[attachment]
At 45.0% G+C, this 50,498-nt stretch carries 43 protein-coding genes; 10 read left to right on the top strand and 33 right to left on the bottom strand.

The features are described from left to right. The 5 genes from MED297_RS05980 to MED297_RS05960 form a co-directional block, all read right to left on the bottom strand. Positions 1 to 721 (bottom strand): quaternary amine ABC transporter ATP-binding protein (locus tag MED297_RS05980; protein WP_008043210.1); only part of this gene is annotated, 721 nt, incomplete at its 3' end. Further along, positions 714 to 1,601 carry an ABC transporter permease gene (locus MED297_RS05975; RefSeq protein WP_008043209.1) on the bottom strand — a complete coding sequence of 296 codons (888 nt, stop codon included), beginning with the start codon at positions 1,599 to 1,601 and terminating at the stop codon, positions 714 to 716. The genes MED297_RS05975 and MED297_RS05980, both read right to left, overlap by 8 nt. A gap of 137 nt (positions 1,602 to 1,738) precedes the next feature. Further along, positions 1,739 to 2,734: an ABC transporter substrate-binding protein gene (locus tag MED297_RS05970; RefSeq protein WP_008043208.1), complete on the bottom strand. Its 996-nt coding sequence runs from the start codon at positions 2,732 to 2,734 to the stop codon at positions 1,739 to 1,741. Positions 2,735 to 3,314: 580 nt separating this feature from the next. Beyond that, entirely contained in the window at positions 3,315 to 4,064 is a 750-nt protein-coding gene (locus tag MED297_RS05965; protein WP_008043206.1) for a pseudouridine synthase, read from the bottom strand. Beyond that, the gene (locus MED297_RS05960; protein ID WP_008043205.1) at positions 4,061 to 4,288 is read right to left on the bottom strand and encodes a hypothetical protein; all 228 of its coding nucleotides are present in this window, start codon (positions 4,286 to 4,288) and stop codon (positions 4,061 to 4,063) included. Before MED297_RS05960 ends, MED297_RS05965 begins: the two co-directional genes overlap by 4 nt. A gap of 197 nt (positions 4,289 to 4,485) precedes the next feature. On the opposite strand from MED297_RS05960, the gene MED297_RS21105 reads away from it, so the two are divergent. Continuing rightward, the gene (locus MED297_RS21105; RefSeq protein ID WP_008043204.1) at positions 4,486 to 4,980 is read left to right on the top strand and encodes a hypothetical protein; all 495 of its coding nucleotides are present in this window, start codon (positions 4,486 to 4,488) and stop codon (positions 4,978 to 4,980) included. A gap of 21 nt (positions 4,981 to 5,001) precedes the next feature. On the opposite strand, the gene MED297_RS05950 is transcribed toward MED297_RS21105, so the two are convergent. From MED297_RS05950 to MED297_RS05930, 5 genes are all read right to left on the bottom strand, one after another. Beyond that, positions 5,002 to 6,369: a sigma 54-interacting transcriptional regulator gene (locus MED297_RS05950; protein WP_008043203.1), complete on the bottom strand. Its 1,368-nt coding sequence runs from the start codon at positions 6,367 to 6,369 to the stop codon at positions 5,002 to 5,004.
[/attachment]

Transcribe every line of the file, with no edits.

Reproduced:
At 45.0% G+C, this 50,498-nt stretch carries 43 protein-coding genes; 10 read left to right on the top strand and 33 right to left on the bottom strand.

The features are described from left to right. The 5 genes from MED297_RS05980 to MED297_RS05960 form a co-directional block, all read right to left on the bottom strand. Positions 1 to 721 (bottom strand): quaternary amine ABC transporter ATP-binding protein (locus tag MED297_RS05980; protein WP_008043210.1); only part of this gene is annotated, 721 nt, incomplete at its 3' end. Further along, positions 714 to 1,601 carry an ABC transporter permease gene (locus MED297_RS05975; RefSeq protein WP_008043209.1) on the bottom strand — a complete coding sequence of 296 codons (888 nt, stop codon included), beginning with the start codon at positions 1,599 to 1,601 and terminating at the stop codon, positions 714 to 716. The genes MED297_RS05975 and MED297_RS05980, both read right to left, overlap by 8 nt. A gap of 137 nt (positions 1,602 to 1,738) precedes the next feature. Further along, positions 1,739 to 2,734: an ABC transporter substrate-binding protein gene (locus tag MED297_RS05970; RefSeq protein WP_008043208.1), complete on the bottom strand. Its 996-nt coding sequence runs from the start codon at positions 2,732 to 2,734 to the stop codon at positions 1,739 to 1,741. Positions 2,735 to 3,314: 580 nt separating this feature from the next. Beyond that, entirely contained in the window at positions 3,315 to 4,064 is a 750-nt protein-coding gene (locus tag MED297_RS05965; protein WP_008043206.1) for a pseudouridine synthase, read from the bottom strand. Beyond that, the gene (locus MED297_RS05960; protein ID WP_008043205.1) at positions 4,061 to 4,288 is read right to left on the bottom strand and encodes a hypothetical protein; all 228 of its coding nucleotides are present in this window, start codon (positions 4,286 to 4,288) and stop codon (positions 4,061 to 4,063) included. Before MED297_RS05960 ends, MED297_RS05965 begins: the two co-directional genes overlap by 4 nt. A gap of 197 nt (positions 4,289 to 4,485) precedes the next feature. On the opposite strand from MED297_RS05960, the gene MED297_RS21105 reads away from it, so the two are divergent. Continuing rightward, the gene (locus MED297_RS21105; RefSeq protein ID WP_008043204.1) at positions 4,486 to 4,980 is read left to right on the top strand and encodes a hypothetical protein; all 495 of its coding nucleotides are present in this window, start codon (positions 4,486 to 4,488) and stop codon (positions 4,978 to 4,980) included. A gap of 21 nt (positions 4,981 to 5,001) precedes the next feature. On the opposite strand, the gene MED297_RS05950 is transcribed toward MED297_RS21105, so the two are convergent. From MED297_RS05950 to MED297_RS05930, 5 genes are all read right to left on the bottom strand, one after another. Beyond that, positions 5,002 to 6,369: a sigma 54-interacting transcriptional regulator gene (locus MED297_RS05950; protein WP_008043203.1), complete on the bottom strand. Its 1,368-nt coding sequence runs from the start codon at positions 6,367 to 6,369 to the stop codon at positions 5,002 to 5,004.